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Dia-Präsentation von Merck Gesellschaft mbH.
Micardis(R) - MicardisPlus(R) - Hypertonie (38 Abbildungen)
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Zum ersten Bild Abb. 18: Endothel - Kardiovaskuläres Risiko Abb. 19: Linksventrikuläre Hypertrophie - Kardiovaskuläres Risiko Abb. 20: Albuminurie - Kardiovaskuläres Risiko Aktuelles Bild - Abb. 21: Kardiovaskuläres Risiko - Blutdrucksenkung Abb. 22: Blutdrucksenkung - Zielorganschäden Abb. 23: Blutdrucksenkung - Vorteile Abb. 24: Antihypertensive Behandlungsziele Zum letzten Bild
Abbildung 21: Kardiovaskuläres Risiko - Blutdrucksenkung
A meta-analysis of 61 prospective, observational studies has shown that a 10 mmHg lower S BP is associated over the long term with a 40% lower risk of stroke death and a 30% lower risk of death from ischaemic heart disease (IHD) or other vascular causes.1 Even a small, 2 mmHg fall in mean S BP was associated with large reductions in premature deaths and disabling strokes.1 There was no evidence of a J-curve (i.e. a threshold of reduction beyond which risk begins to increase).1 The reduction in risk associated with a given reduction in mean blood pressure is approximately constant down to at least an SBP of 115 mmHg and a DBP of 75 mmHg – well beyond what is normally achieved.1 The reduction in risk holds for all age groups assessed from 40 up to 89 years old.1 1. Lewington S, et al. Age-specific relevance of usual blood pressure to vascular mortality: a meta-analysis of individual data for one million adults in 61 prospective studies. Lancet 2002; 360: 1903–1913.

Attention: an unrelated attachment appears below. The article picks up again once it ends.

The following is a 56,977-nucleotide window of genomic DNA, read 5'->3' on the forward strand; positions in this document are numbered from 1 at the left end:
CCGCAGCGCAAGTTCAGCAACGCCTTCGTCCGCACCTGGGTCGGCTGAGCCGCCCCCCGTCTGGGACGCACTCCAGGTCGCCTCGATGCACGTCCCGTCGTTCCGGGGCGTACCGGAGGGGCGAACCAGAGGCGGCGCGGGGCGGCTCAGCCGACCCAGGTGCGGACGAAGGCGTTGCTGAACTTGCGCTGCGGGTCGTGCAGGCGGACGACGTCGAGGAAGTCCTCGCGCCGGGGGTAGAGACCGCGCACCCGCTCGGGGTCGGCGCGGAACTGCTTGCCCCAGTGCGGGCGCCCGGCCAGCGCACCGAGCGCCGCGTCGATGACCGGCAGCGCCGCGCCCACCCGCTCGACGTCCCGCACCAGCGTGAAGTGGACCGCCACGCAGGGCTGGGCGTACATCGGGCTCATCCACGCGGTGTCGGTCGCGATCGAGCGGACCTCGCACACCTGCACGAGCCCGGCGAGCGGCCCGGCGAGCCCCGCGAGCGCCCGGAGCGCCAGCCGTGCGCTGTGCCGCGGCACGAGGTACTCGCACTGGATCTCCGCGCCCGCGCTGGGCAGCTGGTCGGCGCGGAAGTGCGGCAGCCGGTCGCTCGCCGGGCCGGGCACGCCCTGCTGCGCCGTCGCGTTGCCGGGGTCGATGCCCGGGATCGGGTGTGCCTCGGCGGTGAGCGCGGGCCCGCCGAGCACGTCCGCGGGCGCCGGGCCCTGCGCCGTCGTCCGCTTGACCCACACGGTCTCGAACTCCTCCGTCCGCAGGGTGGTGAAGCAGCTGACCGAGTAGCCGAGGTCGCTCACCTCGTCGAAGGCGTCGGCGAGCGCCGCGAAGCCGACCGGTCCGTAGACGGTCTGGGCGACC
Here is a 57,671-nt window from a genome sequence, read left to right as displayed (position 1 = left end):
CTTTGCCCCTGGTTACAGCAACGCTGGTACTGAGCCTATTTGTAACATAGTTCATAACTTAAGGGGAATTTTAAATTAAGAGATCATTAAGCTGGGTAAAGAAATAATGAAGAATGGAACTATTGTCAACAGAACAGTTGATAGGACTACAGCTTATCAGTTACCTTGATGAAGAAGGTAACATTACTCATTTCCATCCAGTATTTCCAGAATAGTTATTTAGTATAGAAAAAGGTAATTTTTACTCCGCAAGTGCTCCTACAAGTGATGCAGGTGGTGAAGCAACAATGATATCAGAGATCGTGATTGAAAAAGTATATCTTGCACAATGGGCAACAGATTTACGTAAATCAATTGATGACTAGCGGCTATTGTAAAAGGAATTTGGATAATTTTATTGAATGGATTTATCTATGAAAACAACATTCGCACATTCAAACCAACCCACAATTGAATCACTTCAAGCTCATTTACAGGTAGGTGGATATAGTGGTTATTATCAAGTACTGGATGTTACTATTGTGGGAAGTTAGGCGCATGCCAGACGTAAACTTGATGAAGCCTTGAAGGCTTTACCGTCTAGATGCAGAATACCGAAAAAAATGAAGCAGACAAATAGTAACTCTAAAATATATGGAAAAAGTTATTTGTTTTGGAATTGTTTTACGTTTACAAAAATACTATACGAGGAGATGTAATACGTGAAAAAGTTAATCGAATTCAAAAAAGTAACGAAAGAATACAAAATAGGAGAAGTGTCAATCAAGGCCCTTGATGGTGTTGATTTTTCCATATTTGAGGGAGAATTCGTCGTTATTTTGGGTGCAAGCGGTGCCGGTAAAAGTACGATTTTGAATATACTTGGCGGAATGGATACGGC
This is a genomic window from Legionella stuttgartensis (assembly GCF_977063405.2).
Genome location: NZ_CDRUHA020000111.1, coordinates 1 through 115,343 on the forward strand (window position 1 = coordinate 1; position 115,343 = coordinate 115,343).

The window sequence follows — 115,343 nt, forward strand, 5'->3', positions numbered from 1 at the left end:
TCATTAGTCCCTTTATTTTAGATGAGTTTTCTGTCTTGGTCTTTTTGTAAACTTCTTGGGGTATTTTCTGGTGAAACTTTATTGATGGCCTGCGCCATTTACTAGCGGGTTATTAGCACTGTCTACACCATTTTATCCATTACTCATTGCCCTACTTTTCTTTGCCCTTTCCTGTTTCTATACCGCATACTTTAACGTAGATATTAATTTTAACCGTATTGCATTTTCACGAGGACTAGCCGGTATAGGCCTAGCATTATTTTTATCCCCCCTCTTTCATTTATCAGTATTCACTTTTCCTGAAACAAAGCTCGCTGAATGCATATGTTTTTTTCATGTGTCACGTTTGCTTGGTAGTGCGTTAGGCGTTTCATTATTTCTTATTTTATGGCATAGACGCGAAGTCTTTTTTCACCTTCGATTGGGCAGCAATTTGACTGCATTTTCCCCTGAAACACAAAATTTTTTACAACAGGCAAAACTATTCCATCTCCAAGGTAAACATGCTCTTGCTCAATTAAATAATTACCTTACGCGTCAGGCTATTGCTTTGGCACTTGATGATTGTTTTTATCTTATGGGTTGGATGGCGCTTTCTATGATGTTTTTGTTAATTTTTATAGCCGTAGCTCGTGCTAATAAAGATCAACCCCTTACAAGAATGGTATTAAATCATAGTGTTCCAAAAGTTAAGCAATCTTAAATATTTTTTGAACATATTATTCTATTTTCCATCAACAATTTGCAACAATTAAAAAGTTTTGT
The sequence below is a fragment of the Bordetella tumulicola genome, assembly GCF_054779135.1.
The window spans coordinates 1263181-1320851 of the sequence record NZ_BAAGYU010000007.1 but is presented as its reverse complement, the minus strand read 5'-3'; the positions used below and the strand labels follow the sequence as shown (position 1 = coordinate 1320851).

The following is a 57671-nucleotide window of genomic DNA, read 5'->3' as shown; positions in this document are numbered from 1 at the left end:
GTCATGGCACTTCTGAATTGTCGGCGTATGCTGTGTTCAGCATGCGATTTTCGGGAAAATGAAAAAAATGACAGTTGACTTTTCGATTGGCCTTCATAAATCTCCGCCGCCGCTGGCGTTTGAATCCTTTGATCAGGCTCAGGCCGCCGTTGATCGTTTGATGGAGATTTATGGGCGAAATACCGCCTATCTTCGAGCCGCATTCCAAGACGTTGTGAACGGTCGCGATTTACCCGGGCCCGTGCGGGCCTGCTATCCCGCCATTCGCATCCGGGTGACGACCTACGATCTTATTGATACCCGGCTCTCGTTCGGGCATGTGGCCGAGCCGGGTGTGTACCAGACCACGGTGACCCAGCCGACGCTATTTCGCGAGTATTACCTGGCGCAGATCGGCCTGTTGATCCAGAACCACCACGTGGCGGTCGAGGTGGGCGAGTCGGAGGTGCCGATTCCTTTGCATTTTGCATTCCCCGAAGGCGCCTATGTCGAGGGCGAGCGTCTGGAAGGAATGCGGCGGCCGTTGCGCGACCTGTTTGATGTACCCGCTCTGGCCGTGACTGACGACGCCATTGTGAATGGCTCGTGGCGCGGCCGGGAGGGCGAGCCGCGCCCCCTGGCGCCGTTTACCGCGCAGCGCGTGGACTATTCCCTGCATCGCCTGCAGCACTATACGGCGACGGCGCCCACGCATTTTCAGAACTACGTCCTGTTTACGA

Kardiovaskuläres Risiko - Blutdrucksenkung
Vorheriges Bild Nächstes Bild   


Abbildung 21: Kardiovaskuläres Risiko - Blutdrucksenkung
A meta-analysis of 61 prospective, observational studies has shown that a 10 mmHg lower S BP is associated over the long term with a 40% lower risk of stroke death and a 30% lower risk of death from ischaemic heart disease (IHD) or other vascular causes.1 Even a small, 2 mmHg fall in mean S BP was associated with large reductions in premature deaths and disabling strokes.1 There was no evidence of a J-curve (i.e. a threshold of reduction beyond which risk begins to increase).1 The reduction in risk associated with a given reduction in mean blood pressure is approximately constant down to at least an SBP of 115 mmHg and a DBP of 75 mmHg – well beyond what is normally achieved.1 The reduction in risk holds for all age groups assessed from 40 up to 89 years old.1 1. Lewington S, et al. Age-specific relevance of usual blood pressure to vascular mortality: a meta-analysis of individual data for one million adults in 61 prospective studies. Lancet 2002; 360: 1903–1913.
 
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